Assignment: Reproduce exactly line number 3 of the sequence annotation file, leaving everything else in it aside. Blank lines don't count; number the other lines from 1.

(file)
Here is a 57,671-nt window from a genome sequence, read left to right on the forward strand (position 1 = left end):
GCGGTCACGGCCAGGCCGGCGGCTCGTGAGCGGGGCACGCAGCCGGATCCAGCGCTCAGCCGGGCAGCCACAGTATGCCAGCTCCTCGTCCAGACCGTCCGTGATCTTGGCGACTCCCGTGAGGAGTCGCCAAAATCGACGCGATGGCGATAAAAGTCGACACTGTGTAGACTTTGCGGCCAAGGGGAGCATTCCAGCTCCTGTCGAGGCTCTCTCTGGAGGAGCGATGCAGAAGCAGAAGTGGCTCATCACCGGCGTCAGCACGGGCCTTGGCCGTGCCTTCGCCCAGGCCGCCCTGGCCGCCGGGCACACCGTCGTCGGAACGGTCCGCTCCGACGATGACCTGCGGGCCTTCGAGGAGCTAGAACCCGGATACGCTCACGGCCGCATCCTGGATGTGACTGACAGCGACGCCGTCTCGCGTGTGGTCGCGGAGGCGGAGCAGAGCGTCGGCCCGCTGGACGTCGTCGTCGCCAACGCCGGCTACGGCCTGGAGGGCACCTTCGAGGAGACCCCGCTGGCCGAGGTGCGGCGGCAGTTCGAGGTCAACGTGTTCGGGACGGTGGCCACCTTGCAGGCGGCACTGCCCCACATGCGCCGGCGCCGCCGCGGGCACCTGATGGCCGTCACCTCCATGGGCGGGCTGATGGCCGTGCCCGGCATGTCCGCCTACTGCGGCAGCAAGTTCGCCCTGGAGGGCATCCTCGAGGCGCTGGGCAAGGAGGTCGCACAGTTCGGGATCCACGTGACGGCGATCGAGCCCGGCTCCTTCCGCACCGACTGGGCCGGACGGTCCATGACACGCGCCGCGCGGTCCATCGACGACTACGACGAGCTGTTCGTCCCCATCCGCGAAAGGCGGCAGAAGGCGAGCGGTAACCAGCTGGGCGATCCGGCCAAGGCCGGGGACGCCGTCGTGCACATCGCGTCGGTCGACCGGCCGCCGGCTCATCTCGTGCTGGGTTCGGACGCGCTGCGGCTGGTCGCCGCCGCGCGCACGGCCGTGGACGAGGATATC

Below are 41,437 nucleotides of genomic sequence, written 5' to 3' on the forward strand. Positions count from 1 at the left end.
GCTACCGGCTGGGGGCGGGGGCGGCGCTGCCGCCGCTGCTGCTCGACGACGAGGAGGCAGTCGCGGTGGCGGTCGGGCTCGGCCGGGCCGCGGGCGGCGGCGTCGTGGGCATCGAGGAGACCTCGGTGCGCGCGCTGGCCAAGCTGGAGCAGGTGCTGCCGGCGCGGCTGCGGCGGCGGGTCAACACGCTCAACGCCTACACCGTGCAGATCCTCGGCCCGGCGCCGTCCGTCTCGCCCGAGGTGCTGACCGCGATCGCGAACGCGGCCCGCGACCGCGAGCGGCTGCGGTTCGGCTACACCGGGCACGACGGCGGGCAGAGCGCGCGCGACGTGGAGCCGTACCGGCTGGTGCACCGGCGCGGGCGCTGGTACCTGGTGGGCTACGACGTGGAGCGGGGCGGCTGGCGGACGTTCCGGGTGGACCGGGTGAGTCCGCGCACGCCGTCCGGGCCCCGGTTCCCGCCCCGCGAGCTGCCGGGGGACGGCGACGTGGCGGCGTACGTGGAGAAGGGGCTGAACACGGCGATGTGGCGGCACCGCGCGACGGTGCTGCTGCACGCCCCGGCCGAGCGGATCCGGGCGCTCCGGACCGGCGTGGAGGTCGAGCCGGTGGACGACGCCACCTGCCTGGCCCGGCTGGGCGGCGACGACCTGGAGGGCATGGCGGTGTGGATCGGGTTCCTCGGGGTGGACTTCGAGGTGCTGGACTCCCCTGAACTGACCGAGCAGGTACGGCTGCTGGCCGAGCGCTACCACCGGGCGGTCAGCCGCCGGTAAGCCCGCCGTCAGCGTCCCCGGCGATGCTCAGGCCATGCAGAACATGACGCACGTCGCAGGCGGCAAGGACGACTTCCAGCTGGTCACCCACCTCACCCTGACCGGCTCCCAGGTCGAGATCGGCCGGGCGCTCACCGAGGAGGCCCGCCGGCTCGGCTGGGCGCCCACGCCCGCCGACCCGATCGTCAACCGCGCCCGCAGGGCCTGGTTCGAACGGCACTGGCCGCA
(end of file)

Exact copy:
Below are 41,437 nucleotides of genomic sequence, written 5' to 3' on the forward strand. Positions count from 1 at the left end.